For all the talk of political “outsiders” beating the “establishment” in both parties during recent election cycles, one factor that remains consistent in 2014 is that political dynasties — sons, daughters, and grandchildren of established officeholders — are still going strong.
And more times than not, the candidate with the famous name wins.
“In very large democracies, voters know it is important to assess the character of candidates for office,” author Michael Barone, the father of “The Almanac of American Politics,” told Newsmax, “but as part of a very large mass, they don't know any of the candidates.
“So it helps if voters know the family and the character of former political leaders; they can make inferences from that about the character of their children or other relatives. This helps account for the fact that really large democracies — the United States, India, the Philippines, Indonesia — have recently chosen legacy candidates as their leaders.
“I think it helps to account for the legacy candidates we see today.”
Stephen Hess, author of “American Political Dynasties” agreed, pointing out that “taking over Dad’s business is as old as the state of Virginia. And when it comes to serving, legacy candidates are by and large one step above the ladder.
“But it does not guarantee success at all levels. FDR had two sons who served in the House of Representatives. But when each tried to win higher office, they were judged not up to that level and were defeated.”
A Bush, a Kennedy, and a Carter are all of the fourth generations of their respective families in elective office and will be competing on the ballot this November: Rep. Joseph P. Kennedy III (D.-Massachusetts), son of a former House member from Massachusetts and grandson of Sen. Robert F. Kennedy (D.-New York), who is a cinch for a second term; George P. Bush, son of Florida’s former GOP Gov. Jeb Bush and grandson and nephew of two Republican presidents, seems assured of becoming Texas' land commissioner; and State Sen. Jason Carter, who is locked in a tight contest for his grandfather Jimmy’s old job as governor of Georgia with Republican incumbent Nathan Deal.
In a recent twist to the Georgia contest, the latest polls show neither Carter nor Deal making the required 50 percent of the vote-plus-one to be elected. A December runoff between the two may be forced by Libertarian nominee Andrew Hunt, a grandson of the late Texas billionaire H.L. Hunt.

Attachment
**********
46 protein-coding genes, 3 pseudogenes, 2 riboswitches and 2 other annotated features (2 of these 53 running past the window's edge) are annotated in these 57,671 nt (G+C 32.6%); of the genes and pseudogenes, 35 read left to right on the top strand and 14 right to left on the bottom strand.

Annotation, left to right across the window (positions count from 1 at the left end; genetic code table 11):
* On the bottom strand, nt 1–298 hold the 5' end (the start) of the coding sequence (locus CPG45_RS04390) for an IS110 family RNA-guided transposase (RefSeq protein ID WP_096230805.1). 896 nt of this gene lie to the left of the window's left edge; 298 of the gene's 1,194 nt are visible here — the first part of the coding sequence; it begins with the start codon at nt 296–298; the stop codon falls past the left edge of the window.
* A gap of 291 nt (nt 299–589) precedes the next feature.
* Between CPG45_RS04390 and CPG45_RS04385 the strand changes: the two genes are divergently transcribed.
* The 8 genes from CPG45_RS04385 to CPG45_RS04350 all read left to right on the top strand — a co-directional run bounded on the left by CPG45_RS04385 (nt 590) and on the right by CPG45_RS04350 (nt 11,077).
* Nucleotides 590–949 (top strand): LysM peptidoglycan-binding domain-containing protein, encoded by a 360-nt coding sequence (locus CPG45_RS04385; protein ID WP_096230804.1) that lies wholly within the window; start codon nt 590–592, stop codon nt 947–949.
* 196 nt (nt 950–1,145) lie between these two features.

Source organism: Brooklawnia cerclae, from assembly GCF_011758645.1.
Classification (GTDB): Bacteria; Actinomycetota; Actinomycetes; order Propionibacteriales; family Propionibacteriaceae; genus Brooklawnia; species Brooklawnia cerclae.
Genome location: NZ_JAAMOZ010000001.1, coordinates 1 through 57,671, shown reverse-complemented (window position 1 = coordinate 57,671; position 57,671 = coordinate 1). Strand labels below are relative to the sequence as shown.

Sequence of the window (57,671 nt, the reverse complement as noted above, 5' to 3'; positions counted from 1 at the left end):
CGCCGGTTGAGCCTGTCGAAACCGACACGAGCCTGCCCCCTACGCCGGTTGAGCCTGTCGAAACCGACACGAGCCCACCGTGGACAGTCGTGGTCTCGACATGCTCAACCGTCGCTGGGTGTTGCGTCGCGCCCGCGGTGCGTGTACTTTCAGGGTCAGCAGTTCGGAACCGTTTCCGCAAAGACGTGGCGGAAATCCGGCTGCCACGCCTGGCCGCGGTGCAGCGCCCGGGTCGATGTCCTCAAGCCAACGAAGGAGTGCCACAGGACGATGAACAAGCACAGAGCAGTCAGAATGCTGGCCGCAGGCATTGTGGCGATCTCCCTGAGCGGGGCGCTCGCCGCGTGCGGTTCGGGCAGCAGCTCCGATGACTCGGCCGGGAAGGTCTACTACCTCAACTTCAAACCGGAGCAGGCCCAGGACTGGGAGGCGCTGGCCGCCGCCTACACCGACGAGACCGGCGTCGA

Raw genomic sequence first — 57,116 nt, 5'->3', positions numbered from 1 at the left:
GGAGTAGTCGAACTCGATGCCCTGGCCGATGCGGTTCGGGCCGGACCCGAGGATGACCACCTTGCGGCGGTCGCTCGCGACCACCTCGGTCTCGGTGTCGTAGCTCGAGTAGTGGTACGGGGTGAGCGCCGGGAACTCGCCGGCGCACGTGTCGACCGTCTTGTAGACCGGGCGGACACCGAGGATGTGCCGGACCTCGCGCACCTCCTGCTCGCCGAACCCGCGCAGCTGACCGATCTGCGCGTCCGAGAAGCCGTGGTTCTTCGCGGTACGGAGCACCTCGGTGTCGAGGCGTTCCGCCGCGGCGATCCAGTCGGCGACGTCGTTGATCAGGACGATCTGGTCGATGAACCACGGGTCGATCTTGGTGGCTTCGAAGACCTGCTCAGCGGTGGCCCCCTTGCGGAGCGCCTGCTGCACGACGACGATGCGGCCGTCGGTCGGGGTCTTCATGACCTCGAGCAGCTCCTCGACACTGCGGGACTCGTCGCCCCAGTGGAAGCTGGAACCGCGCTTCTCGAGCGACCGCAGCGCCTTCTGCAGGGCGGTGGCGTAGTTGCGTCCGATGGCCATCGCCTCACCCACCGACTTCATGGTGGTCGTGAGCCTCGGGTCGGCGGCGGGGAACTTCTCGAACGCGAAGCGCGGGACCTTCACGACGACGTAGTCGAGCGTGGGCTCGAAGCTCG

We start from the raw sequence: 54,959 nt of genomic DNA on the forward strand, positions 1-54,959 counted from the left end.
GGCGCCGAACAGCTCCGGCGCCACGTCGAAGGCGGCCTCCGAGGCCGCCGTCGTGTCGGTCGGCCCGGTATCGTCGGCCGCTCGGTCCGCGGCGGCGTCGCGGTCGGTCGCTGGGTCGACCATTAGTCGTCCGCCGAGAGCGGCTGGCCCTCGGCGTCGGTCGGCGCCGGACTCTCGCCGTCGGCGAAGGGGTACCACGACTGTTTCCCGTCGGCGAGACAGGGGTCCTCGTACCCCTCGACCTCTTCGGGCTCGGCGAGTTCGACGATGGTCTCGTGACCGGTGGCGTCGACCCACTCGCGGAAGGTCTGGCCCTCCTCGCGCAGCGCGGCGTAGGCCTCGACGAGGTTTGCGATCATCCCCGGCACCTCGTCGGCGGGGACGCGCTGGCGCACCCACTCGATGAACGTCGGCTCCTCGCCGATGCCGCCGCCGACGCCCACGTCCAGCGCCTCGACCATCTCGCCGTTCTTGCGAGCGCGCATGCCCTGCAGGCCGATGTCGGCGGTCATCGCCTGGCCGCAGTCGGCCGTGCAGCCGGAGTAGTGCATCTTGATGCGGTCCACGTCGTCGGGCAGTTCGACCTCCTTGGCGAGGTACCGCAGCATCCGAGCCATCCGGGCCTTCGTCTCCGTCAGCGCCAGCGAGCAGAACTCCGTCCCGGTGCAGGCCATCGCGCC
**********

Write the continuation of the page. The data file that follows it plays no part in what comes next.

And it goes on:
“In conservative Southern states, it especially helps a Democrat if he is the son [Arkansas Sen. Mark Pryor, son of former Gov. and Sen. David Pryor] or the daughter [Louisiana Sen. Mary Landrieu, daughter of former New Orleans Mayor Moon Landrieu and Georgia Senate nominee Michelle Nunn, daughter of former Georgia Sen. Sam Nunn] of a moderate former Democratic officeholder,” said Barone.
The same can be said about another presumably vulnerable Democratic senator in Alaska. Freshman Sen. Mark Begich is the son of the late Rep. Nick Begich (D.-Alaska), whose bright career was cut short when the small plane he was flying on disappeared in 1972 and was never found.
In Michigan, there is a fresh twist to the “dynastic order” found in other states. With Rep. John Dingell (D-Michigan), the longest-serving U.S. Representative in history (60 years), retiring, wife Deborah looms large as his successor in the Dearborn-area district.
If elected, Mrs. Dingell, always called “the lovely Deborah,” would be the first woman in Congress to succeed her husband while he was alive. (Dingell first won the seat in a special election in 1954, succeeding his namesake-father who had held it since 1932).
Nevada is featuring a star-studded battle of the dynasties for the open office of state attorney general: Secretary of State Ross Miller, son of former Democratic Gov. Bob Miller, versus Republican attorney Adam Laxalt, grandson of former Gov. and Sen. Paul Laxalt (who was Ronald Reagan’s closest political friend and placed him in nomination for president at three national conventions).
Missouri’s Jay Ashcroft, son of former U.S. Attorney General (and Gov. and U.S. Sen.) John Ashcroft, is seeking a state Senate seat in suburban St. Louis.
Forty years after Rep. Larry Hogan lost the Republican primary for governor of Maryland after signaling he would vote on the House Judiciary Committee for the impeachment Richard Nixon, his son Larry Jr. is the GOP nominee for the governorship of the Free State.
Having a famous name, of course, is no guarantee of political success. Earlier this year, Mike Campbell, whose late father Carroll was a much-liked governor of South Carolina, lost the Republican primary for lieutenant governor.
The same is true for Clay Pell, namesake-grandson of the late and revered senator from Rhode Island, who placed third in the Democratic primary for governor of Little Rhody.
"Just turn on PBS’s ‘The Roosevelts’ series this week to witness another reminder the country's love affair with political dynasties,” said historian David Pietrusza, author of three best-selling books on presidential elections. “And it wasn't just TR and FDR running for office but their offspring as well.
“Whether it’s Clintons, Cuomos, Romneys or Bushes, branding counts — not only in selling soda pop and athletic wear, but in selling candidates. Hopefully we will escape a Kardashian dynasty."
John Gizzi is chief political columnist and White House correspondent for Newsmax.
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